Description of the disease trend over time can play an important role to assess the disease control strategies, health development index, predicting the future incidence, and prevalence and also in health planning. Although previous national [11],[12] and international [13] reports on the TB incidence trend revealed a decline in the incidence, these studies were limited to the Persian language studies and were related to the past 5 years. [11],[12] They also used the data from Iran's Ministry of Health and Medical Education. Therefore, this study, which used the data from the WHO, aimed to determine the incidence of smear-positive pulmonary tuberculosis (SPPT) by sub-age and sex groups in Iran during the years of 1995-2012. The results of the present study provide insights for decision makers to identify effective factors contributing on TB control programs, as well as comparisons of National TB Program (NTP) with WHO strategies.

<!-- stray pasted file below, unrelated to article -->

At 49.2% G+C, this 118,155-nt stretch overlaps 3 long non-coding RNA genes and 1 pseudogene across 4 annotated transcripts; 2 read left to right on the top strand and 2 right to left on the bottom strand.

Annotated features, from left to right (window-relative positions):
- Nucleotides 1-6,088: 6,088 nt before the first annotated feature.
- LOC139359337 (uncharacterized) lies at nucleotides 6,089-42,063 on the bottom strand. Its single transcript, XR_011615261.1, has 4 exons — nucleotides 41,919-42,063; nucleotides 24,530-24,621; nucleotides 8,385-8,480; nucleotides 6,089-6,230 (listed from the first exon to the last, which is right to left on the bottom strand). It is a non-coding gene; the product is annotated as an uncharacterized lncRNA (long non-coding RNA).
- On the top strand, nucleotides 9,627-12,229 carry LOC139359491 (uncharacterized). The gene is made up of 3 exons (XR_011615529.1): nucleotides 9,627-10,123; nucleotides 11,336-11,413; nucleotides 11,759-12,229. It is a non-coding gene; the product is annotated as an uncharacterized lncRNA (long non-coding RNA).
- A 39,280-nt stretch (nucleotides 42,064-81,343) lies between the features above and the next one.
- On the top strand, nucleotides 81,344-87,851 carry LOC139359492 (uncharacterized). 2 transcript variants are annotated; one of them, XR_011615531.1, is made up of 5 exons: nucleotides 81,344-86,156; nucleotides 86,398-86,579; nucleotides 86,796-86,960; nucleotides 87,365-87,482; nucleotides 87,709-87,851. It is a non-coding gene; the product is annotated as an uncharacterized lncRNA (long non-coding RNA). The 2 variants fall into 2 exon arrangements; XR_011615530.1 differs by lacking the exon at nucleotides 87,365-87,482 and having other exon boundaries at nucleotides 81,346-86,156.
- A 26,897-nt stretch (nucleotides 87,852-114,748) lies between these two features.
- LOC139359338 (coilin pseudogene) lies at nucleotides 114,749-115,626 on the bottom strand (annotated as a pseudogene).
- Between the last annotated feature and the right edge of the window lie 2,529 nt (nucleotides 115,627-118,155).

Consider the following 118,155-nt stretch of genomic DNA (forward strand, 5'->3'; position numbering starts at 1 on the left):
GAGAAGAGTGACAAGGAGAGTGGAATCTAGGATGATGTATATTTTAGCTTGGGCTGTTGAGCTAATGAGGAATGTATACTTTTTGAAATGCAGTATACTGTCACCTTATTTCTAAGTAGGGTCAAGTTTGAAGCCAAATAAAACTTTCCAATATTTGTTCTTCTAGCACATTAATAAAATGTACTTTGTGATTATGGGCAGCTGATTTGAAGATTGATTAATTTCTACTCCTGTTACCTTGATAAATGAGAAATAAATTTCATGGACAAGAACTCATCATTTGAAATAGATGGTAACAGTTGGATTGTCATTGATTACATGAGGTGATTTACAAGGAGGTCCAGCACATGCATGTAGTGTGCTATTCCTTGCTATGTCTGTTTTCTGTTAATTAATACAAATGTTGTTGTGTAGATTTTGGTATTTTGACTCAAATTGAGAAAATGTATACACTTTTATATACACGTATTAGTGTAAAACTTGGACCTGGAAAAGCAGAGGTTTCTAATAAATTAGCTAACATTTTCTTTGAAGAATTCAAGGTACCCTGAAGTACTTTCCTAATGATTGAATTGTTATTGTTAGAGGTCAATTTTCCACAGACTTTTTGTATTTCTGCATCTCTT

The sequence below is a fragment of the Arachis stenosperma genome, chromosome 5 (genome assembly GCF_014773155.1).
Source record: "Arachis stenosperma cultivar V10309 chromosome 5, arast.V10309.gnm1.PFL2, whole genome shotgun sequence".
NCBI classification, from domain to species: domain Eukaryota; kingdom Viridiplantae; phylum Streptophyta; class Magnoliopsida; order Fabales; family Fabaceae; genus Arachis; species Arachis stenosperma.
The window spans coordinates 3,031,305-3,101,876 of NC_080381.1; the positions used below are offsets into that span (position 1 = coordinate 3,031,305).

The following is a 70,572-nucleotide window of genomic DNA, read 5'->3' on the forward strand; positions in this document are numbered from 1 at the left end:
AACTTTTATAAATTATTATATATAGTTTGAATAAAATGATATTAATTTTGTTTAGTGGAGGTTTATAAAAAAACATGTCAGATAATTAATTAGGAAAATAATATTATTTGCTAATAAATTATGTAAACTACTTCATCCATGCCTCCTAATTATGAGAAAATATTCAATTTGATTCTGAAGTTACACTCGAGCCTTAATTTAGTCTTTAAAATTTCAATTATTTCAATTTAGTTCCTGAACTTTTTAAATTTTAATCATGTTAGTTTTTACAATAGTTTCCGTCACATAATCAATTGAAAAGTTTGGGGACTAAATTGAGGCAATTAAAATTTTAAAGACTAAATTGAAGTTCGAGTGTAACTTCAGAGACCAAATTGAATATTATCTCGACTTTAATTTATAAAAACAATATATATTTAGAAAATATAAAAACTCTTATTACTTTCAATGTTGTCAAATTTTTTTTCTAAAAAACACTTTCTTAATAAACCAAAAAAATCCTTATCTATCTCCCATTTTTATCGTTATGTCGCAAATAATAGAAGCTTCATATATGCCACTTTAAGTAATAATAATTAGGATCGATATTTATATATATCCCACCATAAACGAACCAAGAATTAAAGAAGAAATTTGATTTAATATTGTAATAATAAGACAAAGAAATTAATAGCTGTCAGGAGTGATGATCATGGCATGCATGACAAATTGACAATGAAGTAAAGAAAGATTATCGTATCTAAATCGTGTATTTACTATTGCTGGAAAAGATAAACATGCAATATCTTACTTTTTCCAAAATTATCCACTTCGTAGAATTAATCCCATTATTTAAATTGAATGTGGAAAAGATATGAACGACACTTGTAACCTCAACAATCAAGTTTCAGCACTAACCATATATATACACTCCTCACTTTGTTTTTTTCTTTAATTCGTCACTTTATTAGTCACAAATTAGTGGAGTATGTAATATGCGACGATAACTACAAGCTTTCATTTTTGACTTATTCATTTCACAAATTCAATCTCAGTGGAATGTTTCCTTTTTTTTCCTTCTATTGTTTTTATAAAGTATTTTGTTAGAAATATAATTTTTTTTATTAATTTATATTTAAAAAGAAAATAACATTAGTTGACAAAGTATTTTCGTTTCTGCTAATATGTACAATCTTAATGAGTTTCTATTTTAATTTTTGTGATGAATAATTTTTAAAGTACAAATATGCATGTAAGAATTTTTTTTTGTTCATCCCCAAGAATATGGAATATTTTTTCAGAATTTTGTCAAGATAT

Methods Top

Study design and dataset

This retrospective cohort study was performed in 2015. Due to the notification legislation in almost all countries around the world, NTPs are mandated to monitor and notify TB cases as a routine practice.

The data of TB cases were reported to WHO annually. We used dataset regarding National Statistics of SPPT reported by WHO during 1995-2012. Directive of integration TB control program in the Public Health Network system was communicated to all provinces of the country in 1991. In 1995, according to the international recommendations, Directly Observed Treatment Short (DOTS) strategy for TB program was notified to all medical universities. Then with the introduction of DOTS II strategy in the world, TB control strategy in the country was adapted with this program. According to the NTP, a case of TB should has definite criteria including microscopic positive sputum-smear (at least two), microscopic positive sputum-smears along with culture positive sputum-smears, or microscopic sputum-smears along with pathologically active TB on chest X-ray.